10. I have a good bodyman who does work really reasonable. I want to get the lower half of my car (and the engine bay) sandblasted before I continue on. I was thinking that before I take it to the blasters, I would take it down to have him go over it to make sure that I was correct in my rust assessment. Both floor pans need replaced... I have the Zedd Findings pans but I'm thinking it might be a good idea to have him evaluate it and get it blasted before I put $300 worth of custom sheet metal on the car. However the floor pans look really bad and I want him to be objective about the rest of the car and ignore that area. Would I be able to remove the rusty pans, not replace them and be able to lift it onto a trailer, get it blasted, etc without risk of twisting the car? Or should I leave the pans in or replace them before I get it evaluated and blasted?
  11. 240Z Horn Button Refab

    I was able to fix my horn button with JB Weld... but I think a prime candidate for printing would be Series 1 ashtray lids, etc.
  12. A HYBRID Z that kicks A$$

    All in all, yes, very impressive and I'd take that 240 over any 370 in existence. But "beat" means winning... and there is a winner and then there's everything else. Second place is just the first place loser. The 240Z was not the winner, although it was nothing to be ashamed of that's for sure! I think the 240Z builder went home with some valuable lessons, though. I would be willing to bet that he will be spending more on brakes and tires instead of engine from now on... I think that with a different setup, the 240 could have bested the 370 based on weight alone.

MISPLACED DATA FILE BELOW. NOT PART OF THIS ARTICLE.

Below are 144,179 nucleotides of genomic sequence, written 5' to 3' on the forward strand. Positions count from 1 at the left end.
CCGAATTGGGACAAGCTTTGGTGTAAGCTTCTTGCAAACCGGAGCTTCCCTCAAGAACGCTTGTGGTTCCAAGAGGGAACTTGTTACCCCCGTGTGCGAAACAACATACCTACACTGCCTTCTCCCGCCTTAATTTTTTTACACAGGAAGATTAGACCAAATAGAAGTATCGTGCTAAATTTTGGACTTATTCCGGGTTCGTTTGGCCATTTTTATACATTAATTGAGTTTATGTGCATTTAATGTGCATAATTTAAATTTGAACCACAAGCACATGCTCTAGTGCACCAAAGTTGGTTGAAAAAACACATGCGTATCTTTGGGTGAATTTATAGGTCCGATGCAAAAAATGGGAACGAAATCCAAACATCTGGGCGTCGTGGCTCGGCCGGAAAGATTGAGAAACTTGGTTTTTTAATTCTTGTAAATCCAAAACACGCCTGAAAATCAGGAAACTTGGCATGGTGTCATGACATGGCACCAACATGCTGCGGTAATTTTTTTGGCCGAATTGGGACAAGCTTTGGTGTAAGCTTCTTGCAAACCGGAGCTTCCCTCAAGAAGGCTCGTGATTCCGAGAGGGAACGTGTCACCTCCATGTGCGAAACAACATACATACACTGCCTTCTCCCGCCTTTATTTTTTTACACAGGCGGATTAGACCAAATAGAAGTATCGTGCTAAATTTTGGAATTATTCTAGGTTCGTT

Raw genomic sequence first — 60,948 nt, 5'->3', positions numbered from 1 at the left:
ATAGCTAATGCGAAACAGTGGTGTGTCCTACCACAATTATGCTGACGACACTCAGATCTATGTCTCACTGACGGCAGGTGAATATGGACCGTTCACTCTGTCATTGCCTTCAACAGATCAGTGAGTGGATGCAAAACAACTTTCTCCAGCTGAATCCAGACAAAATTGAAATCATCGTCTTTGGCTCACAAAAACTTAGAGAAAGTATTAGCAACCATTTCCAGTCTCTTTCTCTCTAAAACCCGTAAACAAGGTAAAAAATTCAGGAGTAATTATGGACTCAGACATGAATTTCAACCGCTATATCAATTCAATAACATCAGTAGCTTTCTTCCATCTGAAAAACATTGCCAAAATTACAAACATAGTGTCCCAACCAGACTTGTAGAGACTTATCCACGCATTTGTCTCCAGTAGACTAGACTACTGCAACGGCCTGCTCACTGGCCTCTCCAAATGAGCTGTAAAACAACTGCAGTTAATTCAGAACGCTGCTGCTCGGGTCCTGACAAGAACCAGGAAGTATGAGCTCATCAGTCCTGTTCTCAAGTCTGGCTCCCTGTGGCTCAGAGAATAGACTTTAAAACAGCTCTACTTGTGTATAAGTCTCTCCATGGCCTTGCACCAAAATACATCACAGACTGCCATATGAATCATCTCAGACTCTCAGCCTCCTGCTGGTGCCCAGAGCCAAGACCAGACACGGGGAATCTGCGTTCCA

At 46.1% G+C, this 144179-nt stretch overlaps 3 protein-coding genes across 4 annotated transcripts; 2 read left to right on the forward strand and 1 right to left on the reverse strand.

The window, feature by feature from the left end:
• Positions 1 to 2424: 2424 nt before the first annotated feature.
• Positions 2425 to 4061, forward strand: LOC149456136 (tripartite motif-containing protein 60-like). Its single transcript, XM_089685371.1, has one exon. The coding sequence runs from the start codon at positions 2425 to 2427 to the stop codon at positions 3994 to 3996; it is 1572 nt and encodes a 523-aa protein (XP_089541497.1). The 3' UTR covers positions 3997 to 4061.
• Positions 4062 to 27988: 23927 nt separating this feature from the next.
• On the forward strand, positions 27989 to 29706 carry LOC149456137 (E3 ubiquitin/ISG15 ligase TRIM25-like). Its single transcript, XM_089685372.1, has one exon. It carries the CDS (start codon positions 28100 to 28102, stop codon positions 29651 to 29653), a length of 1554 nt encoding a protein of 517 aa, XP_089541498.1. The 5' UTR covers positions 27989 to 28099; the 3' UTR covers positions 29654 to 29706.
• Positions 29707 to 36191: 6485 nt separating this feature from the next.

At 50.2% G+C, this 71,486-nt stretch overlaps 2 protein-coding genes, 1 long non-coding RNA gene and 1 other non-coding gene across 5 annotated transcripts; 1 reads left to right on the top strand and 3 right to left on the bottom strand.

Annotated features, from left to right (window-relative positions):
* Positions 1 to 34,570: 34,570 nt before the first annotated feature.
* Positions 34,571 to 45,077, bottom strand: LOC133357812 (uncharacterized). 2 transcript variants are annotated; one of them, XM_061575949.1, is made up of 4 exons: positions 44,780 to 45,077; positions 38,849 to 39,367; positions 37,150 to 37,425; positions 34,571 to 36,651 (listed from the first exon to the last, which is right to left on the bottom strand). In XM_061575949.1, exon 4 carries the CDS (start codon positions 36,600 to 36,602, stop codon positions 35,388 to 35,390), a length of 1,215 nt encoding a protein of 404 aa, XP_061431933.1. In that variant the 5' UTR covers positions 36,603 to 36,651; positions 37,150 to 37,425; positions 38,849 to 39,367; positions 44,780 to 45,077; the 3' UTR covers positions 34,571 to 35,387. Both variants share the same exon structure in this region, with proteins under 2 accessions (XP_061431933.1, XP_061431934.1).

13. A HYBRID Z that kicks A$$

    It's a good video, but the 240 didn't "beat" the 370. It barely beat it in one of the categories. It showed though how important braking is... if it had better brakes on it, maybe the 240 could have snagged another category or two. All in all though, it was impressive for a garage-built car to run neck-and-neck with today's technology tuned by a pro shop.
  14. Just Got a 1971 240Z Project!

    Good luck! Is it a Series 1 or a later model? My 1971 was made in December 1970 and it is a Series 1.
  15. Patch panel progress

    OK so you removed the steel of the patch panel down onto the bent horizontal part too... I didn't cut that far down, not sure if I should or not. I was going to hold the patch in with magnets if I ended up butt welding the patch (without the bent part).
×